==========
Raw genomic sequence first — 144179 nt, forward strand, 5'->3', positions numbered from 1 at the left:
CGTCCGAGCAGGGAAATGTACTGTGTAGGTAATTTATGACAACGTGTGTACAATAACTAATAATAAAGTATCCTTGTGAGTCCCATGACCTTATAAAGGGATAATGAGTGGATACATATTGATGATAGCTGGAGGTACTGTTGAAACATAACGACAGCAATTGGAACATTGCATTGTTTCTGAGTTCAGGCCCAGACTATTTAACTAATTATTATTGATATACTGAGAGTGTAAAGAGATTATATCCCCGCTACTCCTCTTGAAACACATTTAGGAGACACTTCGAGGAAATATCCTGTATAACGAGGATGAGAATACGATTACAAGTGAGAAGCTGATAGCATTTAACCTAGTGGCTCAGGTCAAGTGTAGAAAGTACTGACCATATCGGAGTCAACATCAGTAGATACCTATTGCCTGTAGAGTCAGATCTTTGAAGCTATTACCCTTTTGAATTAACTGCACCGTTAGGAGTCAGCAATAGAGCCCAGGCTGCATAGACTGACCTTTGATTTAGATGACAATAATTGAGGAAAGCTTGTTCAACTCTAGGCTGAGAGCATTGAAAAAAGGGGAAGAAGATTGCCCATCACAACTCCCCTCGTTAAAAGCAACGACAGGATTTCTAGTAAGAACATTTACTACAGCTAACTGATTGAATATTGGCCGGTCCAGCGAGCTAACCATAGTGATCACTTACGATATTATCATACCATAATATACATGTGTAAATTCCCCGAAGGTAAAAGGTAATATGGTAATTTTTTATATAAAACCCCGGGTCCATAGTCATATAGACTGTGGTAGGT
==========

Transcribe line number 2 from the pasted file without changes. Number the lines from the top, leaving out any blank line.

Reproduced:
CGTCCGAGCAGGGAAATGTACTGTGTAGGTAATTTATGACAACGTGTGTACAATAACTAATAATAAAGTATCCTTGTGAGTCCCATGACCTTATAAAGGGATAATGAGTGGATACATATTGATGATAGCTGGAGGTACTGTTGAAACATAACGACAGCAATTGGAACATTGCATTGTTTCTGAGTTCAGGCCCAGACTATTTAACTAATTATTATTGATATACTGAGAGTGTAAAGAGATTATATCCCCGCTACTCCTCTTGAAACACATTTAGGAGACACTTCGAGGAAATATCCTGTATAACGAGGATGAGAATACGATTACAAGTGAGAAGCTGATAGCATTTAACCTAGTGGCTCAGGTCAAGTGTAGAAAGTACTGACCATATCGGAGTCAACATCAGTAGATACCTATTGCCTGTAGAGTCAGATCTTTGAAGCTATTACCCTTTTGAATTAACTGCACCGTTAGGAGTCAGCAATAGAGCCCAGGCTGCATAGACTGACCTTTGATTTAGATGACAATAATTGAGGAAAGCTTGTTCAACTCTAGGCTGAGAGCATTGAAAAAAGGGGAAGAAGATTGCCCATCACAACTCCCCTCGTTAAAAGCAACGACAGGATTTCTAGTAAGAACATTTACTACAGCTAACTGATTGAATATTGGCCGGTCCAGCGAGCTAACCATAGTGATCACTTACGATATTATCATACCATAATATACATGTGTAAATTCCCCGAAGGTAAAAGGTAATATGGTAATTTTTTATATAAAACCCCGGGTCCATAGTCATATAGACTGTGGTAGGT